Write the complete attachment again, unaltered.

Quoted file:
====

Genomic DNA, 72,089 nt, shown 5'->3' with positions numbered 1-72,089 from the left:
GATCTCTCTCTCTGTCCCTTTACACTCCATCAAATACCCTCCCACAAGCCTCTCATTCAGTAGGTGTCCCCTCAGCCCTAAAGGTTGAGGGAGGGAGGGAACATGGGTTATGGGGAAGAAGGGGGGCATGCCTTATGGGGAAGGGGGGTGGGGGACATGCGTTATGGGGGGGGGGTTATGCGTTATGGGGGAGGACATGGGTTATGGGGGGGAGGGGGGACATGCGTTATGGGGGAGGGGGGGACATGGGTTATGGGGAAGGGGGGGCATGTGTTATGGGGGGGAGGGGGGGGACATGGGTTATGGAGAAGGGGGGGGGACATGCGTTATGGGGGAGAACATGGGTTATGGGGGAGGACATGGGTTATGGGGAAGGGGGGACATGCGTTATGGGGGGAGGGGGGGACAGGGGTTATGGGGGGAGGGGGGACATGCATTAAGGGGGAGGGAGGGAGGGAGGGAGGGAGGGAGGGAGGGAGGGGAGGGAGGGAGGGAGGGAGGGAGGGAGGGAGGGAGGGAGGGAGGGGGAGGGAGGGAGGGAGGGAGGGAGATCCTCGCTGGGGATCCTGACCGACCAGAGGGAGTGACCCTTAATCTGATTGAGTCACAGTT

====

Genomic DNA, 72,089 nt, shown 5'->3' with positions numbered 1-72,089 from the left:
GATCTCTCTCTCTGTCCCTTTACACTCCATCAAATACCCTCCCACAAGCCTCTCATTCAGTAGGTGTCCCCTCAGCCCTAAAGGTTGAGGGAGGGAGGGAACATGGGTTATGGGGAAGAAGGGGGGCATGCCTTATGGGGAAGGGGGGTGGGGGACATGCGTTATGGGGGGGGGGTTATGCGTTATGGGGGAGGACATGGGTTATGGGGGGGAGGGGGGACATGCGTTATGGGGGAGGGGGGGACATGGGTTATGGGGAAGGGGGGGCATGTGTTATGGGGGGGAGGGGGGGGACATGGGTTATGGAGAAGGGGGGGGGACATGCGTTATGGGGGAGAACATGGGTTATGGGGGAGGACATGGGTTATGGGGAAGGGGGGACATGCGTTATGGGGGGAGGGGGGGACAGGGGTTATGGGGGGAGGGGGGACATGCATTAAGGGGGAGGGAGGGAGGGAGGGAGGGAGGGAGGGAGGGAGGGGAGGGAGGGAGGGAGGGAGGGAGGGAGGGAGGGAGGGAGGGAGGGGGAGGGAGGGAGGGAGGGAGGGAGATCCTCGCTGGGGATCCTGACCGACCAGAGGGAGTGACCCTTAATCTGATTGAGTCACAGTT